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St. Lukes Blog
St. Luke's

St Luke's Episcopal Church
170 Councill St
Boone, NC 28607
828-264-8943

It’s Time to Wrestle with Call

The Rev. Cynthia K. R. Banks–Second Sunday after the Epiphany—Year A       video link
Isaiah 49:1-7
Psalm 40:1-12
I Corinthians 1:1-9
John 1:29-42

Christmas is over. A new year has begun. And, Jesus has been baptized, which anchors our core identity as God’s beloveds firmly in our being. It’s time to roll up our sleeves and get to work. Now it’s time to wrestle with call, but before we wrestle with specifics here, we have to understand the nature of callperiod.

Take Isaiah. He understands that he was called by the LORD before he was even born, claimed and named while he was still in his mother’s womb. Isaiah understands that he was shaped and formed by God for a specific task—to bring Jacob (the southern kingdom) back to God and to gather Israel (the northern kingdom) to God. Isaiah is not feeling too good about his execution of this call. He says, “I have labored in vain, I have spent my strength for nothing and vanity…”

Ever felt that way? Ever sensed what you were supposed to be doing and set out upon that very task only to come up really, really short? Now, at that point, it’s easy to fall into a pit of despair, and the voices can come at you with a vengeance.  We could go to the shame place—I didn’t hear the call well enough, I didn’t discern what I was supposed to do well enough, I didn’t have the gifts or skills to execute well enough, OR we could go to the blame place—well, the people of Israel and Jacob, they’re just lousy God-followers, OR we could follow Isaiah to a whole different place, a creative third-way approach. We could skip shame and blame by letting go of the outcome and placing our trust in that great old spiritual virtue known as faithfulness.

Right after Isaiah makes his despairing statement about laboring in vain and spending his strength for nothing, right after he realizes that all his hard work is just a pffff, in the very next breath, he says, “yet surely my cause is with the LORD.” Isaiah goes on to remember that he was formed in the womb to be God’s servant, so he anchors back in his core identity, and he doubles down on trusting that God is his strength. It’s not about succeeding; it’s about understanding who we are made to be in the womb as God’s beloved, as servants of God, and then trusting that we draw our strength from that divine power that resides in us always.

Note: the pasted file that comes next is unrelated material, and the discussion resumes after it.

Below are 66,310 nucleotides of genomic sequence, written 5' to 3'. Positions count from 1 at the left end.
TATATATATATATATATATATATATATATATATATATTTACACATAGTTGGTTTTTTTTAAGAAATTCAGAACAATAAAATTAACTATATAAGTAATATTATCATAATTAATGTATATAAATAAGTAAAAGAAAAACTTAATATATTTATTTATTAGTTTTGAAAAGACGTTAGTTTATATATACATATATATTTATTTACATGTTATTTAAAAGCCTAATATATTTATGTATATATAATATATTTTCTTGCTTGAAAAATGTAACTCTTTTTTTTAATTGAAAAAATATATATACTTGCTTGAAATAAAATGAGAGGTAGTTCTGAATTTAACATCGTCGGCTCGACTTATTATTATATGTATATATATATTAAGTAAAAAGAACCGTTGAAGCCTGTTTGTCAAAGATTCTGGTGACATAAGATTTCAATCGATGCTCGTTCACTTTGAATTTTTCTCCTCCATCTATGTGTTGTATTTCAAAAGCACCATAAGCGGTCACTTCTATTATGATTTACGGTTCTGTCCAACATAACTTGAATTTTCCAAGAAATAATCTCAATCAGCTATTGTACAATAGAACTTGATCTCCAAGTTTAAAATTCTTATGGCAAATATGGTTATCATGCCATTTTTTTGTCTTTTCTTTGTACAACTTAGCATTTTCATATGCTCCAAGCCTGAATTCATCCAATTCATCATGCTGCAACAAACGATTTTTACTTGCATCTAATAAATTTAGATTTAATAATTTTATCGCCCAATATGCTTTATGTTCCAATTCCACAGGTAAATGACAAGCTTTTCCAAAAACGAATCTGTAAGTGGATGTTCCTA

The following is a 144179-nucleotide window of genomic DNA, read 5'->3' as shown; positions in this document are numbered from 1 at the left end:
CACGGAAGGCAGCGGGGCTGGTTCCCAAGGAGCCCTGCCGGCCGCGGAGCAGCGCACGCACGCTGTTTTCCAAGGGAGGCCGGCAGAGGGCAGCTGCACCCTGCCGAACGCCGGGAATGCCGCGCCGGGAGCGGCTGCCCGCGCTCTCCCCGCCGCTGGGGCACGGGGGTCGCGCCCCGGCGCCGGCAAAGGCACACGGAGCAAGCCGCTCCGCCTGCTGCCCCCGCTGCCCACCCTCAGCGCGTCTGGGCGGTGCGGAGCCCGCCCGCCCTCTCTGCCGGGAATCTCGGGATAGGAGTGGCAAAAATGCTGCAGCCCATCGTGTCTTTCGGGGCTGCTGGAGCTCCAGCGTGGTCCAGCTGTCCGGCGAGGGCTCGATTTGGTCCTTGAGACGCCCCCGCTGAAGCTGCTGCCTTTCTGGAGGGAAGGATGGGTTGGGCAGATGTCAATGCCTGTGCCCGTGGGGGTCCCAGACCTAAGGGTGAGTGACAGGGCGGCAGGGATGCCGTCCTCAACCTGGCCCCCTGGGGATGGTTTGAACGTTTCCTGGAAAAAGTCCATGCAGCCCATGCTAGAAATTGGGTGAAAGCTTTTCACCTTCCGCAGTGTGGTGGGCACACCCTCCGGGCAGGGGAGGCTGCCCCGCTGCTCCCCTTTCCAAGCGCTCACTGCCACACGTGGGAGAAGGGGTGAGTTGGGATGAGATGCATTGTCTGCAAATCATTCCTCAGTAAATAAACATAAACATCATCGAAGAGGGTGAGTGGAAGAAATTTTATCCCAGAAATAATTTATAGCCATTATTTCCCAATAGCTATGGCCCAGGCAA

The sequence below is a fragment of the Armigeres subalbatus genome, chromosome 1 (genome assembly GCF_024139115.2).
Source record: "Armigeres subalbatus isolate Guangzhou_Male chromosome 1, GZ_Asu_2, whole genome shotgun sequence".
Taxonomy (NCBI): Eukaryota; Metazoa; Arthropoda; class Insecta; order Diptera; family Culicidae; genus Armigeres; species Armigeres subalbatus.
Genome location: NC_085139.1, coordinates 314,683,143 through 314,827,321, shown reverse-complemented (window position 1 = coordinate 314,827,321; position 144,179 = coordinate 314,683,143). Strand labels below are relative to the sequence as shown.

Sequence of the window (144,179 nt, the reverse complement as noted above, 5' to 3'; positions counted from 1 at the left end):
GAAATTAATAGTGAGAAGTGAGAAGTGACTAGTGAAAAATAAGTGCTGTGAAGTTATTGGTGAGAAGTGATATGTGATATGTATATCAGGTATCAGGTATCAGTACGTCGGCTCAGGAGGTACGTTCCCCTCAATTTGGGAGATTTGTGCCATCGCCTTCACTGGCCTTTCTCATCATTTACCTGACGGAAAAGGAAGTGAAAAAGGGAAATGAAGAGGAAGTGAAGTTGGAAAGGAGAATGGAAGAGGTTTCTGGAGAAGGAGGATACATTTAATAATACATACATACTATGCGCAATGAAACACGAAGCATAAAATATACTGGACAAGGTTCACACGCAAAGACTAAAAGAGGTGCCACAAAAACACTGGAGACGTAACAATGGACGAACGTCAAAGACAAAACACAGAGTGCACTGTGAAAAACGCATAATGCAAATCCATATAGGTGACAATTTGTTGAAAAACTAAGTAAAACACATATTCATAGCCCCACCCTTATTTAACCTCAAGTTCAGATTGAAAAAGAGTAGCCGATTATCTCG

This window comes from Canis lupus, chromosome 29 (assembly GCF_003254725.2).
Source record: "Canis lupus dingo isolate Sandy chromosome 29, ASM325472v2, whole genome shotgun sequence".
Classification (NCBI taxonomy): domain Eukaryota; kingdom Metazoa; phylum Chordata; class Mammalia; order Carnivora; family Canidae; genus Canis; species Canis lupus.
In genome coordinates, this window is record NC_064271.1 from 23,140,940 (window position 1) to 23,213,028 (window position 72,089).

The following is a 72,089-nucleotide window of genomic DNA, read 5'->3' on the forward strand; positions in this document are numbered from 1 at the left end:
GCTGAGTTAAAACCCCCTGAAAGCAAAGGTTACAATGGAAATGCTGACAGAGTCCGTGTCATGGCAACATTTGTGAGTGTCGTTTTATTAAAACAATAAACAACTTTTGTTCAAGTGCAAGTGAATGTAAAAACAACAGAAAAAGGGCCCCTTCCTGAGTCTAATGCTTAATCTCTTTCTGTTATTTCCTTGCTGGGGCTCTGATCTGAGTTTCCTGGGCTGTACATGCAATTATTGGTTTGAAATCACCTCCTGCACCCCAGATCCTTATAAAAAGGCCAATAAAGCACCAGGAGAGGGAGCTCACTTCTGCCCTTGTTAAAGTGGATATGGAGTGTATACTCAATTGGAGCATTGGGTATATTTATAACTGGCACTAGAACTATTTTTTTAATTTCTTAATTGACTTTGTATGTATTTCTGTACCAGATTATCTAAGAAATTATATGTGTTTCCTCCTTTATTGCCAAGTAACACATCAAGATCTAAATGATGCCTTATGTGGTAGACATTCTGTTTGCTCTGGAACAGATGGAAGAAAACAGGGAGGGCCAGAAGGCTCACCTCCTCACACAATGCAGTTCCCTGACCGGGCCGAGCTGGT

And when we ground there, then we are ready to hear the bigger call that’s coming. In the midst of our failed mission, God comes and whispers, “Oh, this call to Israel and Jacob, this call to these tribes, it’s too light a thing, Isaiah. This may be where we started, but the call is so much bigger than that because the need is so much greater. I will give you as a light to the nations, that my salvation may reach to the end of the earth. Isaiah, it’s not that Israel and Jacob don’t matter, they do, a lot—and we always learn how to live in right relationship by practicing in the relationships closest to us—but they are just the beginning. The whole world is in need of healing. You, you have been formed in the womb to shine a light into the darkness, to bind up the brokenhearted, to manifest healing and wholeness, to call the nations to this vision. Got it Isaiah? Your failure is the fertile ground for growth that enables you to be an even more powerful agent of salvation, a more powerful catalyst for wholeness.

And what is true for Isaiah is true for you and true for me. Whatever smaller calls we have heard in our lives, all those places where we might have come up short and failed, none of those failures can separate us from the truth that the LORD GOD claimed us and named us in the womb; none of those failures can erase the essential truth that we have been shaped for work in this world. Everything in our lives has seeded our growth and shaped us for the work that now is ours—God is giving us as a light to the nations that God’s wholeness may reach to the end of the earth. And you thought you were just coming to sing and pray and share bread and wine today, right?

And if you are ready to bolt out the door just about now, with a chorus of voices in your head saying, “Who me? I can’t be a light to the nations? I live in Boone, NC for goodness sakes. I don’t know enough. I don’t have enough power. I’m just one voice, and I have no idea what to say to the kings and princes.”